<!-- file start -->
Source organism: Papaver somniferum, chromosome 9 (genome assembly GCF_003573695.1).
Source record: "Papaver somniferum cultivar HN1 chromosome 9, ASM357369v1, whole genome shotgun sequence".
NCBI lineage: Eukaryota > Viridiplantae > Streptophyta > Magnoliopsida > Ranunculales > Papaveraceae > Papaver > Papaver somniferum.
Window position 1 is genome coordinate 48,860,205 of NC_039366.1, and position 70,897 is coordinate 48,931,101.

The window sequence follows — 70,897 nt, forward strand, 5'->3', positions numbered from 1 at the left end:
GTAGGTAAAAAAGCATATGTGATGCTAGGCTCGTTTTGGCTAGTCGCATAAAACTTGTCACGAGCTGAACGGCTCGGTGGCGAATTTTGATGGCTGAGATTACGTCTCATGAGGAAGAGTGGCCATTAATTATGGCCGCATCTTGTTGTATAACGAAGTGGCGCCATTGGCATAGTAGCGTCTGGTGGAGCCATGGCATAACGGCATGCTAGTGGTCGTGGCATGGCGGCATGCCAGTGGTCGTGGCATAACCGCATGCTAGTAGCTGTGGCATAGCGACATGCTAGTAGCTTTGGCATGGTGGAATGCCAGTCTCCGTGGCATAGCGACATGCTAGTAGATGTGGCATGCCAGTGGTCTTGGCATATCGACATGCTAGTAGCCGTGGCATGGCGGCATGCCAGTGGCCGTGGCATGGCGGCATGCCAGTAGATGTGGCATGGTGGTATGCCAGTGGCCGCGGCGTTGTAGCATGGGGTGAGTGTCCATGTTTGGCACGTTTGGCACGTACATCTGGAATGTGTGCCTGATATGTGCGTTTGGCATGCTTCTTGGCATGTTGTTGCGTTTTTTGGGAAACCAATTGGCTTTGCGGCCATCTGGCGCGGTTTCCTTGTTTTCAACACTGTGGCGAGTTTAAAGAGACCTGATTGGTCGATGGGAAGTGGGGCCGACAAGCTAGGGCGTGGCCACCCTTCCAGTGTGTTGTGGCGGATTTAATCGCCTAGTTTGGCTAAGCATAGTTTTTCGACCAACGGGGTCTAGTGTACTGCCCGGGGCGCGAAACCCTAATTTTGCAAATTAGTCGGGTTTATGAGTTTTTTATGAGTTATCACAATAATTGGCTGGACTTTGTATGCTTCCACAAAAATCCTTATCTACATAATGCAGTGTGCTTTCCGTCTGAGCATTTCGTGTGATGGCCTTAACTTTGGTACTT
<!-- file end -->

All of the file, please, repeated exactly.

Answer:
Source organism: Papaver somniferum, chromosome 9 (genome assembly GCF_003573695.1).
Source record: "Papaver somniferum cultivar HN1 chromosome 9, ASM357369v1, whole genome shotgun sequence".
NCBI lineage: Eukaryota > Viridiplantae > Streptophyta > Magnoliopsida > Ranunculales > Papaveraceae > Papaver > Papaver somniferum.
Window position 1 is genome coordinate 48,860,205 of NC_039366.1, and position 70,897 is coordinate 48,931,101.

The window sequence follows — 70,897 nt, forward strand, 5'->3', positions numbered from 1 at the left end:
GTAGGTAAAAAAGCATATGTGATGCTAGGCTCGTTTTGGCTAGTCGCATAAAACTTGTCACGAGCTGAACGGCTCGGTGGCGAATTTTGATGGCTGAGATTACGTCTCATGAGGAAGAGTGGCCATTAATTATGGCCGCATCTTGTTGTATAACGAAGTGGCGCCATTGGCATAGTAGCGTCTGGTGGAGCCATGGCATAACGGCATGCTAGTGGTCGTGGCATGGCGGCATGCCAGTGGTCGTGGCATAACCGCATGCTAGTAGCTGTGGCATAGCGACATGCTAGTAGCTTTGGCATGGTGGAATGCCAGTCTCCGTGGCATAGCGACATGCTAGTAGATGTGGCATGCCAGTGGTCTTGGCATATCGACATGCTAGTAGCCGTGGCATGGCGGCATGCCAGTGGCCGTGGCATGGCGGCATGCCAGTAGATGTGGCATGGTGGTATGCCAGTGGCCGCGGCGTTGTAGCATGGGGTGAGTGTCCATGTTTGGCACGTTTGGCACGTACATCTGGAATGTGTGCCTGATATGTGCGTTTGGCATGCTTCTTGGCATGTTGTTGCGTTTTTTGGGAAACCAATTGGCTTTGCGGCCATCTGGCGCGGTTTCCTTGTTTTCAACACTGTGGCGAGTTTAAAGAGACCTGATTGGTCGATGGGAAGTGGGGCCGACAAGCTAGGGCGTGGCCACCCTTCCAGTGTGTTGTGGCGGATTTAATCGCCTAGTTTGGCTAAGCATAGTTTTTCGACCAACGGGGTCTAGTGTACTGCCCGGGGCGCGAAACCCTAATTTTGCAAATTAGTCGGGTTTATGAGTTTTTTATGAGTTATCACAATAATTGGCTGGACTTTGTATGCTTCCACAAAAATCCTTATCTACATAATGCAGTGTGCTTTCCGTCTGAGCATTTCGTGTGATGGCCTTAACTTTGGTACTT